An increase of trade should not mean negative influence to the environment. In contrary, due to the increased focus on the need for energy efficiency and reduced emissions renewable energy could experience a crucial growth. The agreement is suitable to support Public-Private-Partnerships (PPPs), which could lead to a positive impact in development of innovative technologies and alternative energy sources. Lower or no trade tariffs can lead to lower import costs for the essential components of renewable energy production. This, in turn, results in lower investment costs and lower production costs, thus increasing the cost-effectiveness of introducing renewable energy technology.

One another notable major trade agreement is the European Union Vietnam Free Trade Agreement (EUVNFTA). The EUVNFTA offers great opportunity to access new markets for both the EU and Vietnam and to bring more capital into Vietnam due easier access and reduction of almost all tariffs of 99%, as well as obligation to provide better conditions for workers, which is a key aspect in terms of working at power plants. In addition, the EUVNFTA will boost the most economic sectors in Vietnam. Moreover, the EUVNFTA will provide certain tax reductions to 0% for clean technology equipment as well as equal treatment for companies. Due to easier opportunity on making business, trade and sustainable development will be a good consequence for an even more dynamic economy and even better investment environment in Vietnam in general and especially in the power/energy industry.

Both agreements promise great benefits for the energy sector in Vietnam and will help the PMP8 to connect international to domestic companies. The elimination of the tariff lines and custom duties are advantages to major companies and SMEs alike.

To enable at least some parts of the FTA to be ratified more speedily at EU level, the EU and Vietnam agreed to take provisions on investment, for which Member State ratification is required, out of the main agreement and put them in a separate Investment Protection Agreement (IPA). Currently both the FTA and IPA are expected to be formally submitted to the Council in late 2018, possibly enabling the FTA to come into force in the second half of 2019.

Furthermore, the Investor State Dispute Settlement (ISDS) will ensure highest standards of legal certainty and enforceability and protection for investors. We alert investors to make use of these standards! We can advise how to best do that! It is going to be applied under the TPP 11 and the EUVNFTA. Under that provision, for investment related disputes, the investors have the right to bring claims to the host country by means of international arbitration. The arbitration proceedings shall be made public as a matter of transparency in conflict cases. In relation to the TPP, the scope of the ISDS was reduced by removing references to “investment agreements” and “investment authorization” as result of the discussion about the TPP’s future on the APEC meetings on 10th and 11th November 2017.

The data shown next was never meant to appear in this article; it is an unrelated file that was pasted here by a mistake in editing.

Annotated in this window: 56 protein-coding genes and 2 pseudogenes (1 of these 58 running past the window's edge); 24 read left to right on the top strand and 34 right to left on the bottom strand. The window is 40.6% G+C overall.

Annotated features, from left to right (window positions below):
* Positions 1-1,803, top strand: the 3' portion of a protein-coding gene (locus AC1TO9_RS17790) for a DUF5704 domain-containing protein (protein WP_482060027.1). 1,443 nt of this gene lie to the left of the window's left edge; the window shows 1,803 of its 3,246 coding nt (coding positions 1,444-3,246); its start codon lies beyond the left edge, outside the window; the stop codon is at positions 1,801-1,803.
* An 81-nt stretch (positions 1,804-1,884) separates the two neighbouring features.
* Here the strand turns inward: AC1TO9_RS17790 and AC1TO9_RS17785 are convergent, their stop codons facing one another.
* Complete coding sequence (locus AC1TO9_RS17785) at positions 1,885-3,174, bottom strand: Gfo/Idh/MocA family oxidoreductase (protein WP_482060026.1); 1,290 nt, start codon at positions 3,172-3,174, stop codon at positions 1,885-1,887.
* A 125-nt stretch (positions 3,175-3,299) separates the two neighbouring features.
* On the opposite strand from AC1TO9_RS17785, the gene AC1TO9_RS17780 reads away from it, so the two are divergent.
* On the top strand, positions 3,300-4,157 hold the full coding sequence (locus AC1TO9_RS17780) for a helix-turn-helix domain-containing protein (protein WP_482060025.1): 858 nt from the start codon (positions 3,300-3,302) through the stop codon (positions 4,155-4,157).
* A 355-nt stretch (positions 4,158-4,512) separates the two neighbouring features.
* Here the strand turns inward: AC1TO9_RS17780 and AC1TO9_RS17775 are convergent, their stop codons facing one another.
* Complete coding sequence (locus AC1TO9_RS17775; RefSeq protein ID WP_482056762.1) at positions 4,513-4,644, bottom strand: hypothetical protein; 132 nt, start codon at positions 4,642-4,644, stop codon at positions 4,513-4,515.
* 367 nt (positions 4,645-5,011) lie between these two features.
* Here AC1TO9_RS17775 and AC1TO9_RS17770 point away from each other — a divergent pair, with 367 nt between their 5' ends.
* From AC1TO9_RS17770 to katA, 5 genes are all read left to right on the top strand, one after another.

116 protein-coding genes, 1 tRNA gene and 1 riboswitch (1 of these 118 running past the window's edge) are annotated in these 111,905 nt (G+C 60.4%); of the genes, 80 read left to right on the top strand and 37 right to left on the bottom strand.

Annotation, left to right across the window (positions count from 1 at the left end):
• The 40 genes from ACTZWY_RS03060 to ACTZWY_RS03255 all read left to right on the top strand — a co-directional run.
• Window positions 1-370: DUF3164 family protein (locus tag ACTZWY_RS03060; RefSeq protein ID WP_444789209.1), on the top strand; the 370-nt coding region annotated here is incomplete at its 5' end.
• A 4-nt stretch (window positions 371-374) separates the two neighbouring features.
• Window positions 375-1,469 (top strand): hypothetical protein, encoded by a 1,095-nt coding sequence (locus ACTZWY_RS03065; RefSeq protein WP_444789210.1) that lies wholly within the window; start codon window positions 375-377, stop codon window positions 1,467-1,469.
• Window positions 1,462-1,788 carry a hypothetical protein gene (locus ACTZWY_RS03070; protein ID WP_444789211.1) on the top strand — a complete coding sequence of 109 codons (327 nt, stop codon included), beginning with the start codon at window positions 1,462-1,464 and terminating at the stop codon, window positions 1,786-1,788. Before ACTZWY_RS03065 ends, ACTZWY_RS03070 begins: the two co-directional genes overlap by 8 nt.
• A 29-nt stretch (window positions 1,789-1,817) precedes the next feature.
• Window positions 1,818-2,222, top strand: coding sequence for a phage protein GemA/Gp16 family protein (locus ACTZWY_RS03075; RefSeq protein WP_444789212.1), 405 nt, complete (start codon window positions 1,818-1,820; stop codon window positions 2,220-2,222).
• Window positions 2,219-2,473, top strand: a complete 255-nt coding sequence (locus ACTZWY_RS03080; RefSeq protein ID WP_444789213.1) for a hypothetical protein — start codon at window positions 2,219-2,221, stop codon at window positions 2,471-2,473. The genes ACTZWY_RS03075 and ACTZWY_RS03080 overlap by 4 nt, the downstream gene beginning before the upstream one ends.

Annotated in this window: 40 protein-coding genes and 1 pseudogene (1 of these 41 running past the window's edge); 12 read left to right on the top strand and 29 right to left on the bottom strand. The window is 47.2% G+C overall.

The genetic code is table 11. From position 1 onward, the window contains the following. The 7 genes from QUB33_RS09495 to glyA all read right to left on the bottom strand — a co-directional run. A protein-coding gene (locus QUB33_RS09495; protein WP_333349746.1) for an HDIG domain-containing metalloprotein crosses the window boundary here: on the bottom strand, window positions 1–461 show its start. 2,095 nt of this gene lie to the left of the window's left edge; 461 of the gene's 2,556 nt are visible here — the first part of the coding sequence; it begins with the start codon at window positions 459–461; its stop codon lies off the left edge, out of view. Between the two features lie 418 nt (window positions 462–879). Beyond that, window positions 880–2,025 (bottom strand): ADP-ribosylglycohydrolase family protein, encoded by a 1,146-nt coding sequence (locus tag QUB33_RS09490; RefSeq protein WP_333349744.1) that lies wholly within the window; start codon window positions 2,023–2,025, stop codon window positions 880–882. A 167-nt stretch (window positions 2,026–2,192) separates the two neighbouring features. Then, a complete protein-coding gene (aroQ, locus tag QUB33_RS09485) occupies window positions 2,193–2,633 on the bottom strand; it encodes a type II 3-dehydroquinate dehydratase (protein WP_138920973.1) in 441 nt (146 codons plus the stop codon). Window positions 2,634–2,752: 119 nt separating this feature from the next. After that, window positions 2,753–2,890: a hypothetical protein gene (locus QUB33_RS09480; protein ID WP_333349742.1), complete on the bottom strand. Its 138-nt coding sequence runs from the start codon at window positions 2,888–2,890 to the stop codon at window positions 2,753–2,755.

Further securities come with the Government Procurement Agreement (GPA), which is going to be part of the TPP 11 and the EUVNFTA. The GPA in both agreements, mainly deals with the requirement to treat bidders or domestic bidders with investment capital and Vietnamese bidders equally when a government buys goods or requests for a service worth over the specified threshold. Vietnam undertakes to timely publish information on tender, allow sufficient time for bidders to prepare for and submit bids, maintain confidentiality of tenders. The GPA in both agreements also requires its Parties assess bids based on fair and objective principles, evaluate and award bids only based on criteria set out in notices and tender documentation, create an effective regime for complaints and settling disputes, etc.

This instrument will ensure a fair competition and projects of quality and efficient developing processes.

If you have any question on the above, please do not hesitate to contact Dr. Oliver Massmann under omassmann@duanemorris.com. Dr. Oliver Massmann is the General Director of Duane Morris Vietnam LLC.

Thank you very much!

Rechtsanwalt in Vietnam Dr. Oliver Massmann – Aktionsplan für Energie – Mit Ausblick auf die wichtigsten Handelsabkommen CPTPP, EUVNFTA und das Investitionsschutzabkommen

A. Überblick über den Power Master Plan 8